The decline of #OcupaINSS and the accompanying surge of #ANED might be explained by the events themselves, and by organizational factors. The decline of #OcupaINSS activity, for one, could be linked to the rally on June 24. The president of UNAM, Porfirio García, spoke at this event. He stated his organization’s willingness to come to an settlement. As of this writing, the Sandinista government has agreed to meet with UNAM regularly, to provide limited benefits, such as eye exams, to continue the Solidarity Bonus. We can assume that reduced pensions would be discussed, but there is no certainty that they will be granted. From the @OcupaINSS twitter and Facebook accounts, sympathizers greeted the agreement. They issued a statement supporting UNAM’s decision to negotiate, albeit warned that the movement would remain vigilant.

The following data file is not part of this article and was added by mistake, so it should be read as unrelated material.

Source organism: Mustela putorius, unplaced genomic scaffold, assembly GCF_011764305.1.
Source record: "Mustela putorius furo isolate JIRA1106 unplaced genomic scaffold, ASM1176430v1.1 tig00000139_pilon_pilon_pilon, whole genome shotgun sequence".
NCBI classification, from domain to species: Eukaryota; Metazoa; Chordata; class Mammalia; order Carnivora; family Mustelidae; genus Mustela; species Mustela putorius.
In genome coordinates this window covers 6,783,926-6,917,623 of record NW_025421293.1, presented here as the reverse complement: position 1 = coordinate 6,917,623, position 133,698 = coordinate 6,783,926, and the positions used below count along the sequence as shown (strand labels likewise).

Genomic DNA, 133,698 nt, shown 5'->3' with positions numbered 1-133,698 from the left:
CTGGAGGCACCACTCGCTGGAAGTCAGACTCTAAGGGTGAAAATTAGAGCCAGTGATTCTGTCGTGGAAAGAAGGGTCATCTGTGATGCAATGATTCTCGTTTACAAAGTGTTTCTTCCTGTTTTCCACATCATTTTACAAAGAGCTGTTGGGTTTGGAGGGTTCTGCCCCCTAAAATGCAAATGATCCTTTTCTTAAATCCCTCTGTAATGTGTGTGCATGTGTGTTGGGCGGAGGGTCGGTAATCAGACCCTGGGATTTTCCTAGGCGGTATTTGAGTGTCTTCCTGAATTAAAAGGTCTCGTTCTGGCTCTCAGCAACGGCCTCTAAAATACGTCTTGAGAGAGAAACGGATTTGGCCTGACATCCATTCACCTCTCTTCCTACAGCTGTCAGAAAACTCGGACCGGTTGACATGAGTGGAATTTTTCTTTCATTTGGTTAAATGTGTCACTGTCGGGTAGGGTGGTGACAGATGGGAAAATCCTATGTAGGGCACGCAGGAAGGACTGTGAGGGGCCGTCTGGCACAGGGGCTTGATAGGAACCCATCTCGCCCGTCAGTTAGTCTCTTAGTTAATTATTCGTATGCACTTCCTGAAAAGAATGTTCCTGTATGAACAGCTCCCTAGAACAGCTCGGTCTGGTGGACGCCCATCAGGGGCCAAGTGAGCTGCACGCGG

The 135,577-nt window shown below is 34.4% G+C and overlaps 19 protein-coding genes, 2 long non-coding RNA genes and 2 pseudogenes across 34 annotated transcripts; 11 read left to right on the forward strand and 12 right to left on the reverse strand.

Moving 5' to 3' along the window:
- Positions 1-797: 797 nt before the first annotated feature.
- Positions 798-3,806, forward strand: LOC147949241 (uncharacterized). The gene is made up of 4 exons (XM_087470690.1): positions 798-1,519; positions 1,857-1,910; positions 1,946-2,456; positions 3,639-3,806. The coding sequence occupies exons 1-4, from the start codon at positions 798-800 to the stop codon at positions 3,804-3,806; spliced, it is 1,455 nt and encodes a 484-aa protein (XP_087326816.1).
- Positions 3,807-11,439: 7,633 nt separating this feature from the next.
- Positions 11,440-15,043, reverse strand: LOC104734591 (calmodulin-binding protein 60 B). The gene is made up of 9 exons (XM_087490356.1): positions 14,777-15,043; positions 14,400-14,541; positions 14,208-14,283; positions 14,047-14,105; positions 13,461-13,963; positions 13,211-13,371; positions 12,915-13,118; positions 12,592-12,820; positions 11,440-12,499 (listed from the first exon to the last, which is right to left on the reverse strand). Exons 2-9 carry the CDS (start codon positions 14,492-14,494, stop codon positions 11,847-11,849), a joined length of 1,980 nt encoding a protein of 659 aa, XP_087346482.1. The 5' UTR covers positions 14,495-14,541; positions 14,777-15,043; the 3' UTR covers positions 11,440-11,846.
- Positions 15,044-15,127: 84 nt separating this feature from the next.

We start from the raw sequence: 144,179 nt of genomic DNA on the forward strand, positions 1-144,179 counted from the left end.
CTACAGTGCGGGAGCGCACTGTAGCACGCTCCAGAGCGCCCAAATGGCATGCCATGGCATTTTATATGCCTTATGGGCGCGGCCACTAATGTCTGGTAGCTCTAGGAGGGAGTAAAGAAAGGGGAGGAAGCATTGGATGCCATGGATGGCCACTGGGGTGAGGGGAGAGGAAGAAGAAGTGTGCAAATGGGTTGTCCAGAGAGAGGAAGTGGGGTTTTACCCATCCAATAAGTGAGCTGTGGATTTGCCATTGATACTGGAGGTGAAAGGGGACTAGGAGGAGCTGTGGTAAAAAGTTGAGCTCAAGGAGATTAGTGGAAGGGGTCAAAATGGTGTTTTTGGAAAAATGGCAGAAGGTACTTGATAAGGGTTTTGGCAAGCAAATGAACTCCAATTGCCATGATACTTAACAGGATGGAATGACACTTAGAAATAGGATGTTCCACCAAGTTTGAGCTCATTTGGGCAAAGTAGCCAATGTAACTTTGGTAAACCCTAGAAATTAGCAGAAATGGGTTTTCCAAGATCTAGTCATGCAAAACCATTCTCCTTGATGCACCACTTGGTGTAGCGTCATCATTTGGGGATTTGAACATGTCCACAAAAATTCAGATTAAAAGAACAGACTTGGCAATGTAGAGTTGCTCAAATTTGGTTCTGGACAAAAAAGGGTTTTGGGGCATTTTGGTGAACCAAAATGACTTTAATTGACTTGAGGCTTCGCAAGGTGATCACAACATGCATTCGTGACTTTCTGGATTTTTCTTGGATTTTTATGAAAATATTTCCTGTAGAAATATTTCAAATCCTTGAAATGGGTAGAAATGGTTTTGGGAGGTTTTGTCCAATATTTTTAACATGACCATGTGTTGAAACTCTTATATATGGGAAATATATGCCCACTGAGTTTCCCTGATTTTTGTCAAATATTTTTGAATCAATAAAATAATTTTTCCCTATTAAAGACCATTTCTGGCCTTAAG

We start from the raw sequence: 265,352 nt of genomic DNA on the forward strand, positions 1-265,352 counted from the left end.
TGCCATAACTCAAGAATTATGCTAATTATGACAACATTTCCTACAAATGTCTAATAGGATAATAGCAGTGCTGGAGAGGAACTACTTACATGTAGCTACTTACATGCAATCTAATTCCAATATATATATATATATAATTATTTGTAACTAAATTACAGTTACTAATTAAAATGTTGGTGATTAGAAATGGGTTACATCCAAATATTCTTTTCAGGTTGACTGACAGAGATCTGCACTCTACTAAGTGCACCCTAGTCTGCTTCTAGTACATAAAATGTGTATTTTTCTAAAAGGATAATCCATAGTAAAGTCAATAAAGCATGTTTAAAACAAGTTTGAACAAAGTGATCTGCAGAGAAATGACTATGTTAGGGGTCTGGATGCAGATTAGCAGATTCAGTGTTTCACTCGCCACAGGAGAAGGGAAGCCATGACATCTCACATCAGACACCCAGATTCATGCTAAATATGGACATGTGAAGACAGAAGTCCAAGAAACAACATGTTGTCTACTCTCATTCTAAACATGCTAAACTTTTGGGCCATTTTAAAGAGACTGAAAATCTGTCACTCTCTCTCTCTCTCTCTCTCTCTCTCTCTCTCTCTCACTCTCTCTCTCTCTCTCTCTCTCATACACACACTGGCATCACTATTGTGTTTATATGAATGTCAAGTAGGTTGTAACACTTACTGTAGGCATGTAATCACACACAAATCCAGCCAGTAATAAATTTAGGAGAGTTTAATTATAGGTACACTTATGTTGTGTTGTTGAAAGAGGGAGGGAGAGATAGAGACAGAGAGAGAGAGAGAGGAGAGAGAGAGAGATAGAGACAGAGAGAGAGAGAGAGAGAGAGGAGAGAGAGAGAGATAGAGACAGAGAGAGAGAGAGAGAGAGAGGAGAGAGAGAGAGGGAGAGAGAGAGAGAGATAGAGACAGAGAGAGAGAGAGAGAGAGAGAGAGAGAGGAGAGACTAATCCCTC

In terms of organization, #OcupaINSS is not an organization in the traditional sense of the word. It is an ad hoc movement that came out in support of UNAM. #OcupaINSS did not trigger the protests in Managua, so it should not be regarded as the Nicaraguan equivalent of the so-called Arab Spring. Rather, #OcupaINSS should be considered as a short-term manifestation of public opposition to the government. The negotiation between UNAM and the government took all the impetus out of the protest. On the other hand, the Sandinista government has a well organized communication machine. This is a long-standing phenomenon. Thus, communication messages can be relayed quickly and efficiently, once a hashtag has been agreed upon. Furthermore, once the hashtag #ANED began trending, continued usage is not linked to any particular event. Even though it is a mouthful, and even though the hashtag uses up 15% of the 140 character limit, #ANED users can keep linking it to any instance where right wing media conspiracies can be implied.